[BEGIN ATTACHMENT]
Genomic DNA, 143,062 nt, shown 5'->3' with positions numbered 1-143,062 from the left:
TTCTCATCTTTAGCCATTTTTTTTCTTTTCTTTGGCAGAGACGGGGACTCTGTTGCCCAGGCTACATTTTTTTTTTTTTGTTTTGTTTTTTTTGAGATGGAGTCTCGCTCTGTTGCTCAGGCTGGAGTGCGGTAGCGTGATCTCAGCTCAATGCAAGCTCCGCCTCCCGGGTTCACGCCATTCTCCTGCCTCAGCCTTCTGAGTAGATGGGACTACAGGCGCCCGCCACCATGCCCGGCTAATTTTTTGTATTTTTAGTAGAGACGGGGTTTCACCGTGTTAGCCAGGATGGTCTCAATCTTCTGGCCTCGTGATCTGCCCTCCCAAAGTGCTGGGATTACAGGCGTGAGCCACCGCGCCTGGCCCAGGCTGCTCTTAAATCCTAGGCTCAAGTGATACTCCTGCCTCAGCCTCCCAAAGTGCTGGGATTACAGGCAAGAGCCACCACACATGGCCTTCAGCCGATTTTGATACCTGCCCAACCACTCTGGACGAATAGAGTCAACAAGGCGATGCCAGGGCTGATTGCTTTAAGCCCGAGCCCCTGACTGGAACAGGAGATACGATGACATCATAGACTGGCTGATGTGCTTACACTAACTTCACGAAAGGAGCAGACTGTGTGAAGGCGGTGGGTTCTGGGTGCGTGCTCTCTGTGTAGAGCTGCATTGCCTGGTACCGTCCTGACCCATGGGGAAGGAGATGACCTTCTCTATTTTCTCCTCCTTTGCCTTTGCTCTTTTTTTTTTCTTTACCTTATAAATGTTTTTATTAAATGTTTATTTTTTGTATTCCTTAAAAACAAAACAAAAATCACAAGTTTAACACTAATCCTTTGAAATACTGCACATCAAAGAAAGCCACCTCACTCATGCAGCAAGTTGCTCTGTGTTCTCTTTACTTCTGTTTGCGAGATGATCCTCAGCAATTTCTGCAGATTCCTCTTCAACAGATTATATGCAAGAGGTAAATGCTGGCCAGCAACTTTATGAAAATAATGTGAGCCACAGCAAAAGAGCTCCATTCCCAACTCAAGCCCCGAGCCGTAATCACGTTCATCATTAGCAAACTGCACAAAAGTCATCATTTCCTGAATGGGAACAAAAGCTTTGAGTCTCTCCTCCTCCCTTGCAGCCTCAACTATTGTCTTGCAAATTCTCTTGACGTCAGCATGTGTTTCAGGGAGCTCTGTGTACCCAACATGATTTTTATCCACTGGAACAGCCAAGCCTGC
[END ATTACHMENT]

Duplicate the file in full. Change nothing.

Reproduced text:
Genomic DNA, 143,062 nt, shown 5'->3' with positions numbered 1-143,062 from the left:
TTCTCATCTTTAGCCATTTTTTTTCTTTTCTTTGGCAGAGACGGGGACTCTGTTGCCCAGGCTACATTTTTTTTTTTTTGTTTTGTTTTTTTTGAGATGGAGTCTCGCTCTGTTGCTCAGGCTGGAGTGCGGTAGCGTGATCTCAGCTCAATGCAAGCTCCGCCTCCCGGGTTCACGCCATTCTCCTGCCTCAGCCTTCTGAGTAGATGGGACTACAGGCGCCCGCCACCATGCCCGGCTAATTTTTTGTATTTTTAGTAGAGACGGGGTTTCACCGTGTTAGCCAGGATGGTCTCAATCTTCTGGCCTCGTGATCTGCCCTCCCAAAGTGCTGGGATTACAGGCGTGAGCCACCGCGCCTGGCCCAGGCTGCTCTTAAATCCTAGGCTCAAGTGATACTCCTGCCTCAGCCTCCCAAAGTGCTGGGATTACAGGCAAGAGCCACCACACATGGCCTTCAGCCGATTTTGATACCTGCCCAACCACTCTGGACGAATAGAGTCAACAAGGCGATGCCAGGGCTGATTGCTTTAAGCCCGAGCCCCTGACTGGAACAGGAGATACGATGACATCATAGACTGGCTGATGTGCTTACACTAACTTCACGAAAGGAGCAGACTGTGTGAAGGCGGTGGGTTCTGGGTGCGTGCTCTCTGTGTAGAGCTGCATTGCCTGGTACCGTCCTGACCCATGGGGAAGGAGATGACCTTCTCTATTTTCTCCTCCTTTGCCTTTGCTCTTTTTTTTTTCTTTACCTTATAAATGTTTTTATTAAATGTTTATTTTTTGTATTCCTTAAAAACAAAACAAAAATCACAAGTTTAACACTAATCCTTTGAAATACTGCACATCAAAGAAAGCCACCTCACTCATGCAGCAAGTTGCTCTGTGTTCTCTTTACTTCTGTTTGCGAGATGATCCTCAGCAATTTCTGCAGATTCCTCTTCAACAGATTATATGCAAGAGGTAAATGCTGGCCAGCAACTTTATGAAAATAATGTGAGCCACAGCAAAAGAGCTCCATTCCCAACTCAAGCCCCGAGCCGTAATCACGTTCATCATTAGCAAACTGCACAAAAGTCATCATTTCCTGAATGGGAACAAAAGCTTTGAGTCTCTCCTCCTCCCTTGCAGCCTCAACTATTGTCTTGCAAATTCTCTTGACGTCAGCATGTGTTTCAGGGAGCTCTGTGTACCCAACATGATTTTTATCCACTGGAACAGCCAAGCCTGC